Published Online: April 9, 1997

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"Charter schools just take the government out of it and let the teachers teach the way they know how."

Bill Beisgen
Father of three charter school students

The K-8, 88-student school--one of the state's first charter schools--has attracted about 40 families, many of whom have stuck with the school from the beginning. On a recent night, throngs of parents, grandparents, and siblings have gathered for a Renaissance-theme open house that feels like a family reunion. Students are staging their thespian works under the schoolyard's draping olive trees, while others hawk student-made jewelry and poetry.

"I love this," says Ami Ledford, handing a $5 bill to Andrea, 11, and Christina, 8, as they scramble away to buy Cokes. "You just don't find something like this at the public schools. We routinely get 35 parents at a meeting here. We were thrilled if we got five parents at a PTA meeting at our old school."

The stockbroker's assistant says she didn't know anything about charter schools when a friend dropped an EduPreneurship flier at her house. It wasn't the school's business theme that drew her in. It was the small classes--about 16 students for every teacher vs. 34 in Andrea's previous school--and the school's positive attitude toward parents.

"I don't like all the layers and bureaucracy from public schools; it just seems like a waste of our tax money," she says. "Here, you talk to Sammans and Peschka, that's it. They're the board, principal, and everything else. I can go to the head person any day I want to. I like that."

With two decades of teaching in the public schools under her belt, Carol Sammans was six years away from retirement when she launched EduPreneurship with Ann Peschka, who worked as the technology director for the same school as Sammans. Sammans was burned out and thought the charter route might be just the thing to invigorate her.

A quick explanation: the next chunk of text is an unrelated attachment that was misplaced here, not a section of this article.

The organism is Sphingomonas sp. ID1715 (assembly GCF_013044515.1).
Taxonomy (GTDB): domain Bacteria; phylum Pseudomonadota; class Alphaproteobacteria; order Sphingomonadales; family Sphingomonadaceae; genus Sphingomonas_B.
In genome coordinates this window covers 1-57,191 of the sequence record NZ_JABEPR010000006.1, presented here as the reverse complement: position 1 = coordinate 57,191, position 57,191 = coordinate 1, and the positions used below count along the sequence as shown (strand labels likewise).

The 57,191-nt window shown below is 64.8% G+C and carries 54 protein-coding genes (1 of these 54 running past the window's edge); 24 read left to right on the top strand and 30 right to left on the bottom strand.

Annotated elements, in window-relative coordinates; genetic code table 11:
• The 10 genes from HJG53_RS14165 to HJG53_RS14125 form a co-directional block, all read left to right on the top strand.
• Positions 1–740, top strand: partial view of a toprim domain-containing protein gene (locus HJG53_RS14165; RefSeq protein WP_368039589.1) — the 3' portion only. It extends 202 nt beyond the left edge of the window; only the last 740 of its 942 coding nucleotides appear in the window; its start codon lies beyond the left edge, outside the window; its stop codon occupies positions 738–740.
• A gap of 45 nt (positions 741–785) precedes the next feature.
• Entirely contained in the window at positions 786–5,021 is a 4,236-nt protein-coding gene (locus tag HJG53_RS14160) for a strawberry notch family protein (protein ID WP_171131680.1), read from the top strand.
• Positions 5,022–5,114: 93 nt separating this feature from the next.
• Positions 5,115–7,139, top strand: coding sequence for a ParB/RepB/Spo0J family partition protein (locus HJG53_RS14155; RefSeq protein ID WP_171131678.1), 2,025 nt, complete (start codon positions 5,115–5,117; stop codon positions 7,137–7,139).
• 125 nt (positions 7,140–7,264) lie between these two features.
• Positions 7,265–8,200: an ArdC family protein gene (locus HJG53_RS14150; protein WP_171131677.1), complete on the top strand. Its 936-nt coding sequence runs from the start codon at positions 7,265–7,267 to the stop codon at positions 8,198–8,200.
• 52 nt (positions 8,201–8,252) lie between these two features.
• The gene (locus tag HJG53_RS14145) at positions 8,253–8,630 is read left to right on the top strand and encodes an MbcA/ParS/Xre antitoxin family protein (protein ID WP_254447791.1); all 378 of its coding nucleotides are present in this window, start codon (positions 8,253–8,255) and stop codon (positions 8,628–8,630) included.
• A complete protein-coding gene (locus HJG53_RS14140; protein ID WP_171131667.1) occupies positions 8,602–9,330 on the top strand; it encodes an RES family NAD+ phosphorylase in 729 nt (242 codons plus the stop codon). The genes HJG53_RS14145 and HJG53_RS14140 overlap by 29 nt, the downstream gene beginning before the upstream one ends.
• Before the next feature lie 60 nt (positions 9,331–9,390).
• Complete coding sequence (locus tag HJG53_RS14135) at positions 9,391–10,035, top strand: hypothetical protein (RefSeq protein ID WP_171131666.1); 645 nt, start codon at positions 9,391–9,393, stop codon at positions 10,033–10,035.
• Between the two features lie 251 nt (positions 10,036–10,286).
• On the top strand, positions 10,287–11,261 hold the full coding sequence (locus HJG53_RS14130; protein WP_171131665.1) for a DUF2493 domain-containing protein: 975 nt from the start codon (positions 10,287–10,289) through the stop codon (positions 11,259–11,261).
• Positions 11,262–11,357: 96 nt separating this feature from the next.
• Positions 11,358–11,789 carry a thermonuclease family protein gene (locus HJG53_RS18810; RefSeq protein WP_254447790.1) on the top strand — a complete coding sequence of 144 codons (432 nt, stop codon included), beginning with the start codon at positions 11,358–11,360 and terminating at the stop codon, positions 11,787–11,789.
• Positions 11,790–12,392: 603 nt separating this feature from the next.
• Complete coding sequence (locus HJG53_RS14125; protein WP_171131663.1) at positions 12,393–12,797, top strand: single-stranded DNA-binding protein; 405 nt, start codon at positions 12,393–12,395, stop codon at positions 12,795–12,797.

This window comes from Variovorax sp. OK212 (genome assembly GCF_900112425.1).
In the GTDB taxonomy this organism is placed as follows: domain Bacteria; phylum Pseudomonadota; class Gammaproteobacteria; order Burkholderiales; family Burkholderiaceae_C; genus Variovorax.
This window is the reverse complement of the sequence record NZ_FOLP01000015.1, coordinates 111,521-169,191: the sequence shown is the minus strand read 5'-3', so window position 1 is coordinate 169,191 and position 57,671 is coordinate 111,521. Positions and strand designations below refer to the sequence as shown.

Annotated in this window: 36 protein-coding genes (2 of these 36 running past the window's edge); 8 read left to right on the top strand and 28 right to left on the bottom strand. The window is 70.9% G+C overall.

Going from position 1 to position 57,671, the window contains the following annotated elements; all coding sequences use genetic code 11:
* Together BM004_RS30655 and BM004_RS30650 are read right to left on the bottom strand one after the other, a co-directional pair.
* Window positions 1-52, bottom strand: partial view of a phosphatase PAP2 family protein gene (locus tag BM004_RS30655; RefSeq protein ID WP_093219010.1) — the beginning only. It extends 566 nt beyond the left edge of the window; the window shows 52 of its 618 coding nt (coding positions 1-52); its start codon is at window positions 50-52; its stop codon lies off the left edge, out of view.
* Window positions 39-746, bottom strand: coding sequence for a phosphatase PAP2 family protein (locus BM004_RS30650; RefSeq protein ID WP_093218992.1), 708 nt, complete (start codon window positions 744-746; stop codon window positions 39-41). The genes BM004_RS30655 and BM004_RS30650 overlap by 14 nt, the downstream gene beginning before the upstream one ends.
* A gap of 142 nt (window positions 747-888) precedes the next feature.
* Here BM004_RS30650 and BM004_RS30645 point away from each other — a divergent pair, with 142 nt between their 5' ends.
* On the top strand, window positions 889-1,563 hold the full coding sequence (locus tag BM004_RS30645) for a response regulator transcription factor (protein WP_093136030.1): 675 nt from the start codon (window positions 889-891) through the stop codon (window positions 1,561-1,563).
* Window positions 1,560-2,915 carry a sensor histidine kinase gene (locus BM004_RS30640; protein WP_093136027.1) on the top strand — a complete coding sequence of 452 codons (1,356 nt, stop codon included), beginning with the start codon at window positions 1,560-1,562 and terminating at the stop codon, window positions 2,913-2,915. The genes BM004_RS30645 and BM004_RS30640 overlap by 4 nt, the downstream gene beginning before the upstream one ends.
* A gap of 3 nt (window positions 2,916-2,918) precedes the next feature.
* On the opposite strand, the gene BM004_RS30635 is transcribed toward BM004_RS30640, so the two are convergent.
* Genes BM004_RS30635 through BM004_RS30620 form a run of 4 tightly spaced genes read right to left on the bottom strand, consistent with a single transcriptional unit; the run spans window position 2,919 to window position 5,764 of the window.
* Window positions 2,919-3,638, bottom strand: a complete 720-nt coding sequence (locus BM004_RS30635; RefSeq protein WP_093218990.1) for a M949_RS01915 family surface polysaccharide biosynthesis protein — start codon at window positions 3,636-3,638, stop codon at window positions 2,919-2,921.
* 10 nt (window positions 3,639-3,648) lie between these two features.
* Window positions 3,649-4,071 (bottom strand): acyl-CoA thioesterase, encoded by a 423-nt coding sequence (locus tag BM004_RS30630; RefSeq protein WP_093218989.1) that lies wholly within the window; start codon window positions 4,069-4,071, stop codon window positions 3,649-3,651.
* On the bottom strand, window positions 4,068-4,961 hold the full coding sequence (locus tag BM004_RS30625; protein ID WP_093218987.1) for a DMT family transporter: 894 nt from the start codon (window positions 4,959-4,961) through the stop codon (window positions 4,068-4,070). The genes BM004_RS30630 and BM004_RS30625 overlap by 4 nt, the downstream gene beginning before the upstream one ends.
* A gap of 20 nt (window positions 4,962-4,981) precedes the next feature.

"There's too much centralization, top-down, fill-in-the-blank teaching. And no one was doing anything about it because we were all tired," she says in trademark turbo-speak. "After waiting for this tremendous change--and not seeing it happen--I now see that change has to come from the bottom up, and it's going to hurt. They call us the cowboys of the Wild West out here, and they're right."

If you had told Sammans 10 years ago that she'd give the thumbs-up to charter schools and private school vouchers, she'd have laughed. Not now. Nestled away on a quiet residential street, the low-slung building Sammans rents from the Scottsdale public schools still bears silver letters spelling "Apache" that harken to the time the district used the building as an elementary school. Lest there be any doubt, EduPreneurship has added a sign, now barely visible in the soft dusk light, that reads: "Free public school. Not affiliated with the Scottsdale school district."

Bill Beisgen took comfort in Sammans' strong education background when he and his wife, Helen, decided to send their daughters here. They felt Natalie, 13, was being left behind at their Scottsdale district school. And, after hearing about children smoking cigarettes and making out on campus, they didn't like what they felt was a lack of control at school.

"We felt assured Carol knew what she was doing. And she was frustrated with the system too," says Beisgen, a swimming pool salesman. "But we weren't as upset with the public schools as some others we know are."

In fact, he plans to send his three daughters to the district high schools because he thinks charter schools, which are often run on shoestring budgets, can't provide all the extras like competitive sports teams and clubs. But he's definitely drawn to what he sees as the charter school concept.

"Charter schools just take the government out of it and let the teachers teach the way they know how. I'm a firm believer that too much government makes everybody's life miserable. It just got too big in the schools," Beisgen says.